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Gender and Behaviour

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Virtuous life and enjoyable life: an overview of the well-being of Zimbabwean migrant women hairdressers in South Africa

John Mhandu, Vivian B. Ojong

Abstract


This article contributes to the scholarship of migrants’ well-being. In contemporary literature, there is a growing consensus that the subjective well-being of migrants coexists with unhappiness owing constraining spaces of social life in the host countries. This article aims to develop a model of happiness and well-being in the context of international migration. There is no model that sheds light on the happiness and well-being of immigrants in host nation-state. In this respect, the model developed in this article is anchored on the subjective experience of Zimbabwe migrant women hairdressers in Durban. This model deconstructs the use of objective parameters to measure happiness and well-being of migrants in host cities. It deploys subjective perceptions and experience of the said research participants to explain the intensities of happiness and well-being in the host country. This model holds that happiness and well-being of immigrants are derived from job satisfaction, job security, self-actualization and representation of enjoyment that determines the absolute quality of life in the host country. By and large, findings drawn from this research suggest that Zimbabwean women migrants working in Durban as hairdressers appear to be happy and satisfied than those who have remained in Zimbabwe. Thus, en route to understand the subjective well-being of Zimbabwean migrant hairdresser, the article conclude that due to social, political and economic predicament in Zimbabwe, the majority of discoursed participant migrated to Durban owing a vision that it is a more ‘liveable’ space perhaps due economic growth and political stability compared to their home country.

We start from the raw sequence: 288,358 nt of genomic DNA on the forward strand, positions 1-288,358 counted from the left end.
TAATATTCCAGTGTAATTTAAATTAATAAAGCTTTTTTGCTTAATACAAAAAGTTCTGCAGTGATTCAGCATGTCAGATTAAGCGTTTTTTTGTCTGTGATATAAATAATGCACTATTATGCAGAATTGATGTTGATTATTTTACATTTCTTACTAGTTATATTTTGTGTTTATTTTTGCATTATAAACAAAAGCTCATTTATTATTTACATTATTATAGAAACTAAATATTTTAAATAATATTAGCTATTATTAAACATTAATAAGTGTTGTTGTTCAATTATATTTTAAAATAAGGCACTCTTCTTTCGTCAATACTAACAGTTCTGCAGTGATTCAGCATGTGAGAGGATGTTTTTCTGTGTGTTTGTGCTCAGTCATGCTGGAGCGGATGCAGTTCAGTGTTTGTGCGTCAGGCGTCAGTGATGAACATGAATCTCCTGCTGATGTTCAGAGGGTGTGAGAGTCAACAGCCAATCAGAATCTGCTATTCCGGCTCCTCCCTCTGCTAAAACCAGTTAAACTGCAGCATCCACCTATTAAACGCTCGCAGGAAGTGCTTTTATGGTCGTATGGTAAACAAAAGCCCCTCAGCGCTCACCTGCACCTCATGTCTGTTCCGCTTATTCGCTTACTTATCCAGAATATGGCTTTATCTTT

Keywords: Happiness, job satisfaction, job security, representation of enjoyment, self-actualization, andwell-being




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